I don’t have human children – my 2 doberdicks are my kids. Unless I’m in a session with someone, I try to make sure my dogs can always come and sit with me. My boy is very demanding, so I frequently need to tell him he can sit next to me so long as he doesn’t insist on shoving his nose under my arm for attention. That rarely works though and he will sit next to me at my desk, pushing and pushing.
Eventually I go and stretch out on the bed with my computer to work and he piles in alongside me. Then he sleeps. Sometimes it’s just a question of finding a way to be together quietly, without actively needing to do something.
Can you try something similar with your kids? Perhaps giving them books to read in a cushion-filled corner of your office will suffice, from where they’ll be able to see you and feel that you’re in their lives?
Or could you include them by taking them with you to certain places? For instance, I’ve noticed at my gym that there is an area for children, as well as classes for kids. It allows the parents to head off and do some exercise, and the kids have fun too.
4. Take short, 3-minute breaks
I get just 5 minutes in between sessions, and very often I’ll use one of those to throw a squeaky toy for my dogs. Unlike the tin man from the Wizard of Oz, my mutts are unlikely to seize up because of the regular, short bursts of activity they have throughout the day.
I vary the activity – one day a squeaky toy, the next a kong with treats inside, then a licky mat. The same can be done with family members – no, not throwing a squeaky toy, but yes, a quick game of hide and seek, doing part of a crossword puzzle together, reading just one page of a book together each day. See some quick, fun games you can play here.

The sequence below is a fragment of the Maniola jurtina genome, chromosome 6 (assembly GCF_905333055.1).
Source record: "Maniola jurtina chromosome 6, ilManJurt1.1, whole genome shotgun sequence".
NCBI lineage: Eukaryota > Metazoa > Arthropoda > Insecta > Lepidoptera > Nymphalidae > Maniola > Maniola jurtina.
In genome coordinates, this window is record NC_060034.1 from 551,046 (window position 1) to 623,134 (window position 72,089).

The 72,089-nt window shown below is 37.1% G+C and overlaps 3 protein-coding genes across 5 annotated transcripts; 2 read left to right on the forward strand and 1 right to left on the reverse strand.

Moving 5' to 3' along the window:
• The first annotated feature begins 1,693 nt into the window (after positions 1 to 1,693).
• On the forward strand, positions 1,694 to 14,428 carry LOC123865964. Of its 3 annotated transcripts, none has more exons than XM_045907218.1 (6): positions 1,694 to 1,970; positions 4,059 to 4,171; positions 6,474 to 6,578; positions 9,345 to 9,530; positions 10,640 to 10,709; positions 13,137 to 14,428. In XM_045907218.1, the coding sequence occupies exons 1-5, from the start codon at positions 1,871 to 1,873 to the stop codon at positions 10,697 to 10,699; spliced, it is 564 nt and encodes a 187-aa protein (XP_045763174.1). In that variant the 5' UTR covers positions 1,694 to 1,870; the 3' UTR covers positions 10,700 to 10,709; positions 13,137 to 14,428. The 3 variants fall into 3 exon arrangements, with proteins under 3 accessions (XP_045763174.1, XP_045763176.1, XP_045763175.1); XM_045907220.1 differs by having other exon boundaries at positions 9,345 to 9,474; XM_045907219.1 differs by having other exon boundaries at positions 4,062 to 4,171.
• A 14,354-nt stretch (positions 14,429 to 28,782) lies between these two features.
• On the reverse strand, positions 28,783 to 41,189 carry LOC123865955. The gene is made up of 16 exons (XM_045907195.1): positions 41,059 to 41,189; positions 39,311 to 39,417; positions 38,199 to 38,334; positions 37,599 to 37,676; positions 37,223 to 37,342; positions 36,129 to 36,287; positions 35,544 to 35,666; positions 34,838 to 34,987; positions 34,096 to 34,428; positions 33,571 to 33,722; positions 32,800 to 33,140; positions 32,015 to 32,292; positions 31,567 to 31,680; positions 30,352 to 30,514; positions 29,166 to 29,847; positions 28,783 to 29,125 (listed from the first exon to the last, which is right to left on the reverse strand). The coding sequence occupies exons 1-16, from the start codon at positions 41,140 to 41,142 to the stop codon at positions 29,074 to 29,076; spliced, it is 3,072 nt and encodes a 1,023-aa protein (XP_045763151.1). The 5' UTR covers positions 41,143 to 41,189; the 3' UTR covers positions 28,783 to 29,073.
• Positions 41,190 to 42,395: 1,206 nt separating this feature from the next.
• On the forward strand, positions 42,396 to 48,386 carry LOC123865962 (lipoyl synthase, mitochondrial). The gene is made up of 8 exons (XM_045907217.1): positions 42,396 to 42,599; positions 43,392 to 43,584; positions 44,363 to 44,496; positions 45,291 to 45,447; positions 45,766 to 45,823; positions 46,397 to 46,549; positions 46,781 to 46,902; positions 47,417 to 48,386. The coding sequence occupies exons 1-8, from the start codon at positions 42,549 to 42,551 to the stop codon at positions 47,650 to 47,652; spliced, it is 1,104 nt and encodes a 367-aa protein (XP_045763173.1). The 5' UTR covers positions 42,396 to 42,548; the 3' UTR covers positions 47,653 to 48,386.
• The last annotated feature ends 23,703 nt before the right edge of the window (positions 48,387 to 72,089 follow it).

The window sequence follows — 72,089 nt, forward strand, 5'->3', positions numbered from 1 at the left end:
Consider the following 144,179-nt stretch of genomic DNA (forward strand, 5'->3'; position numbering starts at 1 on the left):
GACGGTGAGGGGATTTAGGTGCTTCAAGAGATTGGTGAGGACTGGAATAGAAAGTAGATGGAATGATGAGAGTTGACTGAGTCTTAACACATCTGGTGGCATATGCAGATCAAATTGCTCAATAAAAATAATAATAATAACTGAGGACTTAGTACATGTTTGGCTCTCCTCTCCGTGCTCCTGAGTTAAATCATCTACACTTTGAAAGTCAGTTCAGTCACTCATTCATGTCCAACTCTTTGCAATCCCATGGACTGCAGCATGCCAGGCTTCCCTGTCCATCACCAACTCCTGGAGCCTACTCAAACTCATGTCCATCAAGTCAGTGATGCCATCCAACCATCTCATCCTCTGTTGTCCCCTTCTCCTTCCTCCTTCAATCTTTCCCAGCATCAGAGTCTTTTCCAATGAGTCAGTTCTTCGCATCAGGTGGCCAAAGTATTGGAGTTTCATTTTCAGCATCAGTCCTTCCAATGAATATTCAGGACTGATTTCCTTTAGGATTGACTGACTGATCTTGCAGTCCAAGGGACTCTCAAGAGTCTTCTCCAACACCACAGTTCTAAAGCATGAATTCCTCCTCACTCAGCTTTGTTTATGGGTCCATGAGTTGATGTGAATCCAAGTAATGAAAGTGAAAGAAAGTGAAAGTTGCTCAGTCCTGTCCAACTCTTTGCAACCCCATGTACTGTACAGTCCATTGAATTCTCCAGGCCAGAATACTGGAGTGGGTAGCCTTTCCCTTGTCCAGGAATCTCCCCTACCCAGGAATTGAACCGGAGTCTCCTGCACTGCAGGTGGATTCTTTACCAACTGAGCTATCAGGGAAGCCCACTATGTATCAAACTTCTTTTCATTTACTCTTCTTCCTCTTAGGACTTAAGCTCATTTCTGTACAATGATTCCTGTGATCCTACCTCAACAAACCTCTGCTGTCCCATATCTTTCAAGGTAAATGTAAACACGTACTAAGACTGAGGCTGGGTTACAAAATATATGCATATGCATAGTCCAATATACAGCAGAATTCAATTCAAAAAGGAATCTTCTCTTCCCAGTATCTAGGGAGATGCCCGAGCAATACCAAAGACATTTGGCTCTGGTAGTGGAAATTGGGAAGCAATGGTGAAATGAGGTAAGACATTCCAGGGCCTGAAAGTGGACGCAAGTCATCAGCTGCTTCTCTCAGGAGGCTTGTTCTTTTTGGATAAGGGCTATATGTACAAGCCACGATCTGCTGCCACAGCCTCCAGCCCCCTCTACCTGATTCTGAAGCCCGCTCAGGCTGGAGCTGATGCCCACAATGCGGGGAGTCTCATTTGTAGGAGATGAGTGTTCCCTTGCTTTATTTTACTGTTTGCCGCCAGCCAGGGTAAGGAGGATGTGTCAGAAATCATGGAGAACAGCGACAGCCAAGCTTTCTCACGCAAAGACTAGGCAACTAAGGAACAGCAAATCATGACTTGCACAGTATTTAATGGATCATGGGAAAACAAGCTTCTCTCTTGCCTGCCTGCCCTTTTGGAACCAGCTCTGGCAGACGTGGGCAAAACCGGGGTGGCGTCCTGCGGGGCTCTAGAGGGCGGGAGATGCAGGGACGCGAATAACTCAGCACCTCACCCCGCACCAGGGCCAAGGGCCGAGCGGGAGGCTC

5. Don’t forget the value of touch
In my hotpod yoga class, there is a moment when the teacher passes round the room and briefly massages each person’s temple. It’s such a fleeting momment, it can’t last more than 10 seconds, but it’s such a lovely intervention.
Most of us appreciate a little shoulder rub, a hug, a quick hand massage, or having our hair stroked. It takes no time at all to do this, yet it can really change someone’s level of relaxation and connection. And of course, that’s true for our dogs too!
6. Do quick, 2-minute learning
If you’ve got kids, fire off a couple of ‘quick quiz’ questions to them about their studies. Show you take an interest in what they’re up to when you’re not around. It’s a great opportunity to give them a bit of praise.
The same is true for your pooches. For just a couple of minutes you can do some rapid training – reinforcing basic commands, and rewarding them with affection and treats.
7. Grab lunch with workmates
Perhaps you don’t have time to sit down for lunch, but you could manage walking down to the sandwich shop, or coffee cart with friends at work. Just checking in briefly allows you to continue investing in your relationships, even in the periods when you’re short on time.
Maybe your work friends are even more snowed under than you? Offer to bring them back their coffee and sandwich if they can’t leave their desk.
8. Don’t forget important dates
There’s really no excuse for this: every smartphone has a calendar, so it’s really not difficult to send yourself reminders about people’s birthdays, or the anniversary of some important event. Don’t just think about the positive anniversaries – the date that someone lost a loved one can be a very painful, lonely day to spend in the following years. A quick call or message from a friend, saying their thoughts are with you, is priceless.
Whilst most of us these days complain that there just isn’t enough time to do everything, with a little bit of mindful creativity we can improve our connection and relationship with others in just 2-3 minutes, a few times a day.